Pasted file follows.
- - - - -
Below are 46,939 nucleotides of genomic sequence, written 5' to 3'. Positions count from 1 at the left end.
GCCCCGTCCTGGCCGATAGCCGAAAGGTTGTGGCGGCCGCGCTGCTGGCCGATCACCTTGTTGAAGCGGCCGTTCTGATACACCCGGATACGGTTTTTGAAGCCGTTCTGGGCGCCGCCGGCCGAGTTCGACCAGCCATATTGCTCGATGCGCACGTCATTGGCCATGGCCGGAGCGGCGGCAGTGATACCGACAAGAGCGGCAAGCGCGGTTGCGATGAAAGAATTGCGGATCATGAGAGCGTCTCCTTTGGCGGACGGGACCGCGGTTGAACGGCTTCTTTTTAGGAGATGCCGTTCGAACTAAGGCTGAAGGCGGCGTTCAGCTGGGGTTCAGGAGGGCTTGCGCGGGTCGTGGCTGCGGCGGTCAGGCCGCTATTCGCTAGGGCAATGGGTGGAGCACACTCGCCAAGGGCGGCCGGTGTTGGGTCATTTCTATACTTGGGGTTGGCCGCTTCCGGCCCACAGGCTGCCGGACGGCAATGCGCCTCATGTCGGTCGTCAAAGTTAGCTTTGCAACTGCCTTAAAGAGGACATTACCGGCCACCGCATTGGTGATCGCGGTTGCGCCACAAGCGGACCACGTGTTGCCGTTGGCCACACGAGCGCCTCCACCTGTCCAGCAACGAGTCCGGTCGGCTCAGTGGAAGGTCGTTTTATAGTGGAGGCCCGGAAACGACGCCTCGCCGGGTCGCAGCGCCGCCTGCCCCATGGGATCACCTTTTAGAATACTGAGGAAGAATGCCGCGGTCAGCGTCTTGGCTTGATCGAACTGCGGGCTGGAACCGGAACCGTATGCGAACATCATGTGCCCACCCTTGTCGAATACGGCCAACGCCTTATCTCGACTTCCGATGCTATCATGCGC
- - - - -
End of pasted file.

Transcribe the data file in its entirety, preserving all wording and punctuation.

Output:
Below are 46,939 nucleotides of genomic sequence, written 5' to 3'. Positions count from 1 at the left end.
GCCCCGTCCTGGCCGATAGCCGAAAGGTTGTGGCGGCCGCGCTGCTGGCCGATCACCTTGTTGAAGCGGCCGTTCTGATACACCCGGATACGGTTTTTGAAGCCGTTCTGGGCGCCGCCGGCCGAGTTCGACCAGCCATATTGCTCGATGCGCACGTCATTGGCCATGGCCGGAGCGGCGGCAGTGATACCGACAAGAGCGGCAAGCGCGGTTGCGATGAAAGAATTGCGGATCATGAGAGCGTCTCCTTTGGCGGACGGGACCGCGGTTGAACGGCTTCTTTTTAGGAGATGCCGTTCGAACTAAGGCTGAAGGCGGCGTTCAGCTGGGGTTCAGGAGGGCTTGCGCGGGTCGTGGCTGCGGCGGTCAGGCCGCTATTCGCTAGGGCAATGGGTGGAGCACACTCGCCAAGGGCGGCCGGTGTTGGGTCATTTCTATACTTGGGGTTGGCCGCTTCCGGCCCACAGGCTGCCGGACGGCAATGCGCCTCATGTCGGTCGTCAAAGTTAGCTTTGCAACTGCCTTAAAGAGGACATTACCGGCCACCGCATTGGTGATCGCGGTTGCGCCACAAGCGGACCACGTGTTGCCGTTGGCCACACGAGCGCCTCCACCTGTCCAGCAACGAGTCCGGTCGGCTCAGTGGAAGGTCGTTTTATAGTGGAGGCCCGGAAACGACGCCTCGCCGGGTCGCAGCGCCGCCTGCCCCATGGGATCACCTTTTAGAATACTGAGGAAGAATGCCGCGGTCAGCGTCTTGGCTTGATCGAACTGCGGGCTGGAACCGGAACCGTATGCGAACATCATGTGCCCACCCTTGTCGAATACGGCCAACGCCTTATCTCGACTTCCGATGCTATCATGCGC